If the state database replica quorum is not met, for example, due to a drive failure, the system cannot be rebooted into multiuser mode. This situation could follow a panic (when Solaris Volume Manager discovers that fewer than half the state database replicas are available) or could occur if the system is rebooted with exactly half or fewer functional state database replicas. In Solaris Volume Manager terms, the state database has gone “stale.” This task explains how to recover from this problem.
Boot the system to determine which state database replicas are down.
Determine which state database replicas are unavailable
Use the following format of the metadb command:
If one or more disks are known to be unavailable, delete the state database replicas on those disks. Otherwise, delete enough errored state database replicas (W, M, D, F, or R status flags reported by metadb) to ensure that a majority of the existing state database replicas are not errored.
Delete the state database replica on the bad disk using the metadb -d command.
State database replicas with a capitalized status flag are in error, while those with lowercase status flags are functioning normally.
Verify that the replicas have been deleted by using the metadb command.
If necessary, you can replace the disk, format it appropriately, then add any state database replicas needed to the disk. Following the instructions in Creating State Database Replicas.
Once you have a replacement disk, halt the system, replace the failed disk, and once again, reboot the system. Use the format command or the fmthard command to partition the disk as it was configured before the failure.
In the following example, a disk containing seven replicas has gone bad. This leaves the system with only three good replicas, and the system panics, then cannot reboot into multi-user mode.
panic[cpu0]/thread=70a41e00: md: state database problem 403238a8 md:mddb_commitrec_wrapper+6c (2, 1, 70a66ca0, 40323964, 70a66ca0, 3c) %l0-7: 0000000a 00000000 00000001 70bbcce0 70bbcd04 70995400 00000002 00000000 40323908 md:alloc_entry+c4 (70b00844, 1, 9, 0, 403239e4, ff00) %l0-7: 70b796a4 00000001 00000000 705064cc 70a66ca0 00000002 00000024 00000000 40323968 md:md_setdevname+2d4 (7003b988, 6, 0, 63, 70a71618, 10) %l0-7: 70a71620 00000000 705064cc 70b00844 00000010 00000000 00000000 00000000 403239f8 md:setnm_ioctl+134 (7003b968, 100003, 64, 0, 0, ffbffc00) %l0-7: 7003b988 00000000 70a71618 00000000 00000000 000225f0 00000000 00000000 40323a58 md:md_base_ioctl+9b4 (157ffff, 5605, ffbffa3c, 100003, 40323ba8, ff1b5470) %l0-7: ff3f2208 ff3f2138 ff3f26a0 00000000 00000000 00000064 ff1396e9 00000000 40323ad0 md:md_admin_ioctl+24 (157ffff, 5605, ffbffa3c, 100003, 40323ba8, 0) %l0-7: 00005605 ffbffa3c 00100003 0157ffff 0aa64245 00000000 7efefeff 81010100 40323b48 md:mdioctl+e4 (157ffff, 5605, ffbffa3c, 100003, 7016db60, 40323c7c) %l0-7: 0157ffff 00005605 ffbffa3c 00100003 0003ffff 70995598 70995570 0147c800 40323bb0 genunix:ioctl+1dc (3, 5605, ffbffa3c, fffffff8, ffffffe0, ffbffa65) %l0-7: 0114c57c 70937428 ff3f26a0 00000000 00000001 ff3b10d4 0aa64245 00000000 panic: stopped at edd000d8: ta %icc,%g0 + 125 Type 'go' to resume ok boot -s Resetting ... Sun Ultra 5/10 UPA/PCI (UltraSPARC-IIi 270MHz), No Keyboard OpenBoot 3.11, 128 MB memory installed, Serial #9841776. Ethernet address 8:0:20:96:2c:70, Host ID: 80962c70. Rebooting with command: boot -s Boot device: /pci@1f,0/pci@1,1/ide@3/disk@0,0:a File and args: -s SunOS Release 5.9 Version s81_39 64-bit Copyright 1983-2001 Sun Microsystems, Inc. All rights reserved. configuring IPv4 interfaces: hme0. Hostname: dodo metainit: dodo: stale databases Insufficient metadevice database replicas located. Use metadb to delete databases which are broken. Ignore any "Read-only file system" error messages. Reboot the system when finished to reload the metadevice database. After reboot, repair any broken database replicas which were deleted. Type control-d to proceed with normal startup, (or give root password for system maintenance): root password single-user privilege assigned to /dev/console. Entering System Maintenance Mode Jun 7 08:57:25 su: 'su root' succeeded for root on /dev/console Sun Microsystems Inc. SunOS 5.9 s81_39 May 2002 # metadb -i flags first blk block count a m p lu 16 8192 /dev/dsk/c0t0d0s7 a p l 8208 8192 /dev/dsk/c0t0d0s7 a p l 16400 8192 /dev/dsk/c0t0d0s7 M p 16 unknown /dev/dsk/c1t1d0s0 M p 8208 unknown /dev/dsk/c1t1d0s0 M p 16400 unknown /dev/dsk/c1t1d0s0 M p 24592 unknown /dev/dsk/c1t1d0s0 M p 32784 unknown /dev/dsk/c1t1d0s0 M p 40976 unknown /dev/dsk/c1t1d0s0 M p 49168 unknown /dev/dsk/c1t1d0s0 # metadb -d c1t1d0s0 # metadb flags first blk block count a m p lu 16 8192 /dev/dsk/c0t0d0s7 a p l 8208 8192 /dev/dsk/c0t0d0s7 a p l 16400 8192 /dev/dsk/c0t0d0s7 #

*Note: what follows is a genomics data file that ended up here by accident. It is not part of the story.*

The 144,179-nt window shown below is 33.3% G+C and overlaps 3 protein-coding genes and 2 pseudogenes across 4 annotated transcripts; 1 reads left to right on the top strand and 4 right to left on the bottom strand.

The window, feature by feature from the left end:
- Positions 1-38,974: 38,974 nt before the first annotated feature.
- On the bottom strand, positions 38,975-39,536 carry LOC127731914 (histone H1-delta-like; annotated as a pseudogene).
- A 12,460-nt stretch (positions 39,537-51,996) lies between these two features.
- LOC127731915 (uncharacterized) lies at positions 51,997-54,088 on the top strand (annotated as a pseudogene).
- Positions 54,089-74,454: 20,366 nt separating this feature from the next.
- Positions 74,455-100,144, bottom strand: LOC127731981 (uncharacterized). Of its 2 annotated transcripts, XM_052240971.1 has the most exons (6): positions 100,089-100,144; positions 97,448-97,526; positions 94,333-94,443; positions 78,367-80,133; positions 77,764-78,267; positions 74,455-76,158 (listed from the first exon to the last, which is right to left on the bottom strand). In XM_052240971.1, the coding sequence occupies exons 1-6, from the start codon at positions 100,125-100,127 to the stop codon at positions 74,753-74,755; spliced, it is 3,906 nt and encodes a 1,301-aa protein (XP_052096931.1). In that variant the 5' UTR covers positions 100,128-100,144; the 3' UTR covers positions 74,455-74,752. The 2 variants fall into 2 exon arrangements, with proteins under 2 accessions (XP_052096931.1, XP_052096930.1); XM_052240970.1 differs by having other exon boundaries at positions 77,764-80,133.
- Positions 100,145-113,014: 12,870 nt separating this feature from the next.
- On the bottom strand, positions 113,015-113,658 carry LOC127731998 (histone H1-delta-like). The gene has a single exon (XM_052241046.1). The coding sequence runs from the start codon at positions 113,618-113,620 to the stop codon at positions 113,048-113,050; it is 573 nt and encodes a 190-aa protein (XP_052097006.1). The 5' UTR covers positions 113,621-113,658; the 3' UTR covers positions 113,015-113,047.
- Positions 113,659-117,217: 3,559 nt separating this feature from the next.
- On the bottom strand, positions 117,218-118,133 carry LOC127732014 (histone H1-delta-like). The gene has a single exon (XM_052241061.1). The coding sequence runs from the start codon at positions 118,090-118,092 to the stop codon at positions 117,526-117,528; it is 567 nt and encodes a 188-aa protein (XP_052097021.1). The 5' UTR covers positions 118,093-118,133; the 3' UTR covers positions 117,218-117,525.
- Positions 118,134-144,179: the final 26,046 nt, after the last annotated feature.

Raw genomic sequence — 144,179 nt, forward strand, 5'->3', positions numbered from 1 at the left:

The system panicked because it could no longer detect state database replicas on slice /dev/dsk/c1t1d0s0, which is part of the failed disk or attached to a failed controller. The first metadb -i command identifies the replicas on this slice as having a problem with the master blocks.
When you delete the stale state database replicas, the root (/) file system is read-only. You can ignore the mddb.cf error messages displayed.
At this point, the system is again functional, although it probably has fewer state database replicas than it should, and any volumes that used part of the failed storage are also either failed, errored, or hot-spared; those issues should be addressed promptly.